Nov. 19 - Overview
-- The Centers for Medicare & Medicaid Services (CMS) announced a surprisingly large reduction in reimbursement rates for certain anatomic pathology (AP) services, effective Jan. 1, 2013.
-- We believe these reimbursement rates will substantially reduce U.S. AP services provider Aurora Diagnostics Holdings LLC’s revenues, EBITDA generation, and cash flow beginning in 2013 and will hinder its ability to generate cash over the next few years.
-- We are lowering our corporate credit rating on Aurora to ‘B-’ from ‘B’, our rating on subsidiary Aurora Diagnostics LLC’s senior secured debt to ‘B+’ from ‘BB-', and our rating on Aurora Diagnostics Holdings LLC’s senior unsecured debt to ‘CCC’ from ‘CCC+'.
-- The rating outlook is negative, reflecting the possibility that Aurora’s cost-reduction initiatives will not sufficiently offset the Medicare rate cut and other market pressures, and the potential for slim headroom under Aurora’s loan covenant. Rating Action On Nov. 19, 2012, Standard & Poor’s Ratings Services lowered its corporate credit rating on Palm Beach Gardens, Florida-based Aurora Diagnostics Holdings LLC to ‘B-’ from ‘B’. We also lowered our rating on subsidiary Aurora Diagnostics LLC’s senior secured debt to ‘B+', two notches above the corporate credit rating, from ‘BB-', and our rating on Aurora Diagnostics Holdings LLC’s senior unsecured debt to ‘CCC’, two notches below the corporate credit rating, from ‘CCC+'. We affirmed our ‘1’ recovery rating on the senior secured debt, indicating our expectation for very high (90% to 100%) recovery of principal, and our ‘6’ recovery rating on the senior unsecured debt, indicating our expectation for negligible (0 to 10%) recovery of principal, both in the event of payment default. Rationale The ratings on Aurora Diagnostics Holdings LLC, a provider of anatomic pathology (AP) diagnostic services, continue to reflect the company’s “vulnerable” business risk profile (according to our criteria), unchanged as a result of the CMS decision. We downgraded the company because we expect the Medicare rate cut to substantially reduce Aurora’s revenues, EBITDA generation, and cash flow, beginning in 2013 and to hinder its ability to generate cash over the next few years. We previously expected Aurora to borrow modestly in 2012 and 2013 to finance large earn-out payments, and then to resume generating discretionary cash flow after earn-out payments in 2014. The business risk profile is characterized by a narrow operating focus, vulnerability to customer in-sourcing, price pressure, and weakened profitability. Despite lower margins, we expect Aurora to continue generating discretionary cash flow, but it will require borrowing from its revolving credit facility to cover large earn-out payments in 2012 and 2013. Further borrowing may be needed in subsequent years. We expect Aurora’s adjusted debt to EBITDA to rise above 6x, higher than our earlier expectation that leverage would peak at about 5.5x, but still consistent with the company’s “highly leveraged” financial risk profile. We revised our liquidity assessment to “less than adequate” from “adequate,” primarily on weakened cash flow and loan covenant concerns. We expect 2012 revenues to grow about 5%, propelled by 2011 acquisitions; growth was 11.2% for the 12 months ended Sept. 30, 2012, but declined 4.7% year over year in the third quarter of 2012. In 2013, we expect a double-digit revenue decline mainly as a result of the Medicare rate cut. From this lower base, we expect low-single-digit annual organic volume and revenue growth for Aurora, similar to growth for the total U.S. outpatient AP market. We believe revenue per accession (generally correlated with profitability) will continue to decline, reflecting reduced Medicare payment rates, customer in-sourcing, price pressure from commercial insurers, and possibly a continued unfavorable shift in service mix. In the third quarter of 2012, Aurora wrote off $115 million of goodwill and intangibles and we expect further write-offs in the fourth quarter. These noncash charges do not affect cash flow or covenant compliance, but they do signal the reduced earning power of the business. Management recently implemented staff reductions and is taking other cost-cutting actions that we believe could save about $5 million per year, but this will be partly offset by information technology investments and higher costs to retain pathologists. Under our base case, we expect the EBITDA margin (adjusted for nonrecurring items, stock compensation, and the capitalization of operating leases) to fall to about 21.0% in 2012, corresponding to adjusted EBITDA of about $60 million. Although we expect Aurora to implement additional cost controls, we estimate adjusted EBITDA could drop to about $40 million in 2013 (a 500-basis-point margin decline). Medicare accounted for about 30% of Aurora’s 2011 revenue; 25% on the physician fee schedule. In 2013, Medicare will sharply reduce reimbursement rates for the technical component and modestly raise rates for the professional component of a common procedure. Aurora estimates these changes will reduce its revenue by $21 million. We also expect some commercial insurers to follow suit, and we expect Aurora to lose an additional $1.5 million in annual revenue as a result of new rules that require it to bill hospitals, rather than Medicare, for in-patient testing. The 2013 Medicare rate cut follows a reduction in reimbursement rates on the physician fee schedule that are reducing Aurora’s Medicare revenue by about 3.5% to 4.5% in 2012. Since its founding in 2006, Aurora has grown rapidly, fueled by more than 20 acquisitions. We believe Aurora has curbed its appetite for acquisitions and is now focusing on organic growth, efficiency improvements, and cost cutting. Aurora competes mainly in the AP subsector of the diagnostic laboratory industry. AP is the examination of tissue samples and cells to detect cancer and other diseases. The AP market has fairly low barriers to entry and remains very fragmented, which contributes to Aurora’s vulnerable business risk profile. We estimate the two largest participants, Quest Diagnostics Inc. and Laboratory Corp. of America Holdings, have a combined share of only about 10% to 15%. They also have been hurt by customer in-sourcing. We believe independent labs are generally losing market share to hospital labs when previously independent doctors become hospital employees, an ongoing trend. Aurora has established positions in dermatology and women’s health within its local markets, but its scale is small relative to LabCorp and Quest, which offer a broader, more diverse range of diagnostic services. Aurora’s competitors also include local providers, as well as its own customers that can in-source the technical component (e.g., specimen preparation) of diagnostic testing. We believe in-sourcing has materially reduced Aurora’s revenue and EBITDA growth during the past few years. Despite its smaller scale, we believe Aurora generally has had higher profit margins than LabCorp and Quest because the larger companies are more concentrated in lower-margin clinical testing and may receive lower reimbursement rates under national contracts with commercial insurers. Aurora typically has been paid an in-network rate under local contracts, but we believe large commercial insurers may push the company to accept national contracts at lower rates. Commercial payors (57% of Aurora’s 2011 revenue) generally have been aggressive in reimbursement negotiations with service providers. We expect adjusted debt to EBITDA (5.5x as of Sept. 30, 2012) to rise to above 7x by the end of 2013, largely as a result of sagging EBITDA. The main adjustments we make when calculating leverage are to capitalize operating leases and add to debt the fair value of contingent consideration, including our estimate of that amount for pre-2009 acquisitions. The fair value of contingent consideration ($47.2 million as of Sept. 30, 2012) will decline substantially over the next few quarters as earn-outs are paid, but we expect Aurora to borrow to finance some of these payments. Therefore, while we expect little change in adjusted debt, leverage will increase. Over the next two years, we assume Aurora will not take on new debt to finance acquisitions or shareholder-friendly actions. Financial sponsors own a majority of Aurora. Liquidity We have revised our assessment of Aurora’s liquidity to less than adequate, as defined in our criteria, reflecting diminished cash flow generation and the potential for a thin covenant cushion. Its business has relatively low capital requirements. We expect about $30 million in funds from operations (FFO) in 2012 and $15 million to $20 million of FFO in 2013 to easily finance about $5 million in annual capital expenditures and, at most, small annual increases in working capital. We expect earn-out payments of $29 million in 2012 and $22 million in 2013 to be the largest use of cash. However, these payments will be much smaller in subsequent years. We believe Aurora will require incremental borrowing in 2012 and 2013. Our analysis is based on the following assumptions and expectations:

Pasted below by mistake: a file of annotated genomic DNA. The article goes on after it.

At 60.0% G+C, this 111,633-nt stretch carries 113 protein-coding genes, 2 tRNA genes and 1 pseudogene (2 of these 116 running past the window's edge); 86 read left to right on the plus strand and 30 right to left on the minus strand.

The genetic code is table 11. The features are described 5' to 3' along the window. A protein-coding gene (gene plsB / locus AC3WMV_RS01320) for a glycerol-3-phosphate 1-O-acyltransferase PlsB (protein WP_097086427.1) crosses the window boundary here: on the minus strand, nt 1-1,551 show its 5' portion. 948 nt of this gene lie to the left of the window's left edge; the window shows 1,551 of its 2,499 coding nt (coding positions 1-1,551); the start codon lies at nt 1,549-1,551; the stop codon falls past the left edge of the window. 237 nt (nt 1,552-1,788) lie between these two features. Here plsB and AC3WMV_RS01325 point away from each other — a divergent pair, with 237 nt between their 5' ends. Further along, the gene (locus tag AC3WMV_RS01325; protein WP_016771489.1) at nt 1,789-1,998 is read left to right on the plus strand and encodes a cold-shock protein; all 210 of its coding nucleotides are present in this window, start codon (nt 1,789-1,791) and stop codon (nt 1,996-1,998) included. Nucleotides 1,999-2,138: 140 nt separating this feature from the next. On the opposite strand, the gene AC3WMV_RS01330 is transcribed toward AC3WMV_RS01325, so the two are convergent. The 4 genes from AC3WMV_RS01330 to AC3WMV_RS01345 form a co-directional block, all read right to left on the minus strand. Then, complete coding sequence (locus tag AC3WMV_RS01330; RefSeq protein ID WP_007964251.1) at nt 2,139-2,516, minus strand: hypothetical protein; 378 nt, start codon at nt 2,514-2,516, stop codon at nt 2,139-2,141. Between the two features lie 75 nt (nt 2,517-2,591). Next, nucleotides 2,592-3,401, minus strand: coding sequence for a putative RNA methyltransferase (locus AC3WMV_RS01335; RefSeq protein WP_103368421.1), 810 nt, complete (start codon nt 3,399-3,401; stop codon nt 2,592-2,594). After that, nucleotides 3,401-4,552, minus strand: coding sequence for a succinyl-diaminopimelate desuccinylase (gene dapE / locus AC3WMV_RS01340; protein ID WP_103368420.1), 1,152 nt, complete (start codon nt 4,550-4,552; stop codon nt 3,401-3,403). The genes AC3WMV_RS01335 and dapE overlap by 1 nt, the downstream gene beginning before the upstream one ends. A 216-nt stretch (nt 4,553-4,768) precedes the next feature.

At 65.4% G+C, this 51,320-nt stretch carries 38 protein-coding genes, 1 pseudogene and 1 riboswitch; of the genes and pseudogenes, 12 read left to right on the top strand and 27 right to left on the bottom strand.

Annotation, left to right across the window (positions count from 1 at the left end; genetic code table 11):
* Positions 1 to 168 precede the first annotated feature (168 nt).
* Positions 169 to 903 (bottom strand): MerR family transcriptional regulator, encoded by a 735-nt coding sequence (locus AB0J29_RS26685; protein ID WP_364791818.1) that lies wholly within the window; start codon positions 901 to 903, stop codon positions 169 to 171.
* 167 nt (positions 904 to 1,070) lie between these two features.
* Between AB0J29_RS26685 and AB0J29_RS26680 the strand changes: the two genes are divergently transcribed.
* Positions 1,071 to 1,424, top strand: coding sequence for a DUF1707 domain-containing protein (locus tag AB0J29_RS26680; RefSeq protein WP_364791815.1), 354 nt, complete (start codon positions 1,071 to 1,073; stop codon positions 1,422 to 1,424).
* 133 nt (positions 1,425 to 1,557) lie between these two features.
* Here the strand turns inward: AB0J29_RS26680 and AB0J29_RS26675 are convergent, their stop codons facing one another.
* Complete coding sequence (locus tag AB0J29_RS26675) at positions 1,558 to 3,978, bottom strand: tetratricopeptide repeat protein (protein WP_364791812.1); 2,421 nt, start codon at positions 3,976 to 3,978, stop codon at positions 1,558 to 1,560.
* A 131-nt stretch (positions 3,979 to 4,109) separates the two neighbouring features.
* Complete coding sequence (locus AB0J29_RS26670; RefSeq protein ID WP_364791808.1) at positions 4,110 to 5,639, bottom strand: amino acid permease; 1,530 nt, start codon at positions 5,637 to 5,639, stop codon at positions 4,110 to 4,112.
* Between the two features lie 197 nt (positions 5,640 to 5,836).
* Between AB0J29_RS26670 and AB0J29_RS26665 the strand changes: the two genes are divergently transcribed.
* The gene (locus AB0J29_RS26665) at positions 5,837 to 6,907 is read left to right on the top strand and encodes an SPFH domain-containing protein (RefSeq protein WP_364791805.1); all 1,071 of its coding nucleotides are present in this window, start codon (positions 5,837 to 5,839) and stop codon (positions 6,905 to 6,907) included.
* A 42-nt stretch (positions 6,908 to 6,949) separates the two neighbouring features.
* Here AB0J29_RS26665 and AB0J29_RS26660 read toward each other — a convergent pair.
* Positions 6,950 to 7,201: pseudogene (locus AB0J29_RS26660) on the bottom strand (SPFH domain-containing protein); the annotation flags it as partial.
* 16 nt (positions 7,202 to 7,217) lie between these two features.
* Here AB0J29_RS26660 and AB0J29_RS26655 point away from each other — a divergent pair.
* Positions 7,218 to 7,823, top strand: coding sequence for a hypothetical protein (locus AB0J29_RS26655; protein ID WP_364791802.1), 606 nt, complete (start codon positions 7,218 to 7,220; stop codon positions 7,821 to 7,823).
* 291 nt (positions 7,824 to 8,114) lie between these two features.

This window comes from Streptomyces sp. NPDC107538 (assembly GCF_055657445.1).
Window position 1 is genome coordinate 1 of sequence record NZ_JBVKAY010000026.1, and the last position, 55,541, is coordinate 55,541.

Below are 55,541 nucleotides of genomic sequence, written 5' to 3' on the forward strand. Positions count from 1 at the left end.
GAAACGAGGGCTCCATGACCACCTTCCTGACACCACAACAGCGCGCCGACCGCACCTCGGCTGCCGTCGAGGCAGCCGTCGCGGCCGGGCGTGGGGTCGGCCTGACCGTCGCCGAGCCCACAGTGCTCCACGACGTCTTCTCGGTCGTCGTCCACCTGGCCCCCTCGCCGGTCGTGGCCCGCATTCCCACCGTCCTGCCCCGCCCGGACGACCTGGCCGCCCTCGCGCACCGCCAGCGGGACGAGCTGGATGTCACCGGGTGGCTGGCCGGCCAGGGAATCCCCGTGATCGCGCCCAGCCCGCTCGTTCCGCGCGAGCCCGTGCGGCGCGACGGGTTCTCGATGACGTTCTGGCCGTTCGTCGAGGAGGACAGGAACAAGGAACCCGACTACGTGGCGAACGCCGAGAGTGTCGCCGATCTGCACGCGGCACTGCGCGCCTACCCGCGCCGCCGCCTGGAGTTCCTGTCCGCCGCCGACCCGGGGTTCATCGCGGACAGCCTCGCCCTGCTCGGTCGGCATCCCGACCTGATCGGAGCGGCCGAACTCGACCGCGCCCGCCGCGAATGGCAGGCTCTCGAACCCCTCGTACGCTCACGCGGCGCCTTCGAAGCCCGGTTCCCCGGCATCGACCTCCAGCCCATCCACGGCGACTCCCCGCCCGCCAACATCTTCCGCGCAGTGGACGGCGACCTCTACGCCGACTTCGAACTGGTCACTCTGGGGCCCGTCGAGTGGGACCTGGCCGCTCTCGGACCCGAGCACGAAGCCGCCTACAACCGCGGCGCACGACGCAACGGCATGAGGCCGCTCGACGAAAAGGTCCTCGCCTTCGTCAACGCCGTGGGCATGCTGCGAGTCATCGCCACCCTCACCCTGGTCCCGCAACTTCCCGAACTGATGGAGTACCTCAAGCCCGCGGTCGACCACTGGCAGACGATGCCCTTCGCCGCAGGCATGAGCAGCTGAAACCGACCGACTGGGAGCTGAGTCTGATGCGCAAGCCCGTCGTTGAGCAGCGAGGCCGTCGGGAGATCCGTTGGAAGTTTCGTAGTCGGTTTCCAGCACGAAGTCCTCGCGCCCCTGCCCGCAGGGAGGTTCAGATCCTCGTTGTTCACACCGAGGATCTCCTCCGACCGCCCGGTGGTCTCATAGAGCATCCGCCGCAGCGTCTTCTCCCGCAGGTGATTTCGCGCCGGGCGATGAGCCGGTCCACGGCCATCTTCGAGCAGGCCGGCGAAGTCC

-- We expect liquidity sources, including the $60 million revolving credit agreement, to exceed uses by more than 1.2x for the next 12 to 24 months.
-- If EBITDA is 15% lower than we expect, coverage would still be positive.
-- As of Sept. 30, 2012, Aurora had $5.7 million in cash and $52 million of the $60 million revolving credit facility was available.
-- We assume Aurora will not make any acquisitions in 2012 and 2013.
-- In connection with a recent loan amendment, Aurora prepaid $10 million of its term loan.
-- Debt maturities are minimal until the term loan matures in 2016.
-- The loan amendment included the elimination of an interest coverage test and a loosening of the leverage limit. We believe headroom under this covenant could decline to 10% to 15% in 2013. As of Sept. 30, 2012, there was ample headroom under the old financial covenants. Recovery analysis For our complete recovery analysis, see our recovery report on Aurora Diagnostics, to be published as soon as possible after this report on RatingsDirect. Outlook The rating outlook is negative, reflecting the possibility that Aurora’s cost-reduction initiatives will not sufficiently offset the Medicare rate cut and other market pressures, and the potential for slim headroom under Aurora’s loan covenant. We would consider lowering the rating if liquidity is impaired, evidenced by a projected loan covenant cushion below 10%, limited revolver availability, or our belief that after 2013 Aurora could not generate cash after earn-out payments. We would consider revising the outlook to stable if Aurora is able to reduce its costs or take other actions that enable it to generate cash after earn-out payments, and we expect the covenant cushion to stay above 15%. Related Criteria And Research
-- Business Risk/Financial Risk Matrix Expanded, Sept. 18, 2012
-- Methodology And Assumptions: Liquidity Descriptors For Global Corporate Issuers, Sept. 28, 2011
-- Standard & Poor’s Revises Its Approach To Rating Speculative-Grade Credits, May 13, 2008
-- 2008 Corporate Criteria: Analytical Methodology, April 15, 2008
-- 2008 Corporate Criteria: Rating Each Issue, April 15, 2008 Ratings List Downgraded
To From Aurora Diagnostics Holdings LLC Aurora Diagnostics Inc. Corporate Credit Rating B-/Negative/-- B/Negative/-- Aurora Diagnostics Holdings LLC Senior Unsecured CCC CCC+
Recovery Rating 6 6 Aurora Diagnostics LLC Senior Secured B+ BB-
Recovery Rating 1 1 Temporary contact number: Gail Hessol, (646) 285-7768. Complete ratings information is available to subscribers of RatingsDirect on the Global Credit Portal at www.globalcreditportal.com. All ratings affected by this rating action can be found on Standard & Poor’s public Web site at www.standardandpoors.com. Use the Ratings search box located in the left column. Primary Credit Analyst: Gail I Hessol, New York (1) 212-438-6606;
email@example.com Secondary Contact: Jesse Juliano, CFA, Boston (1) 617-530-8317;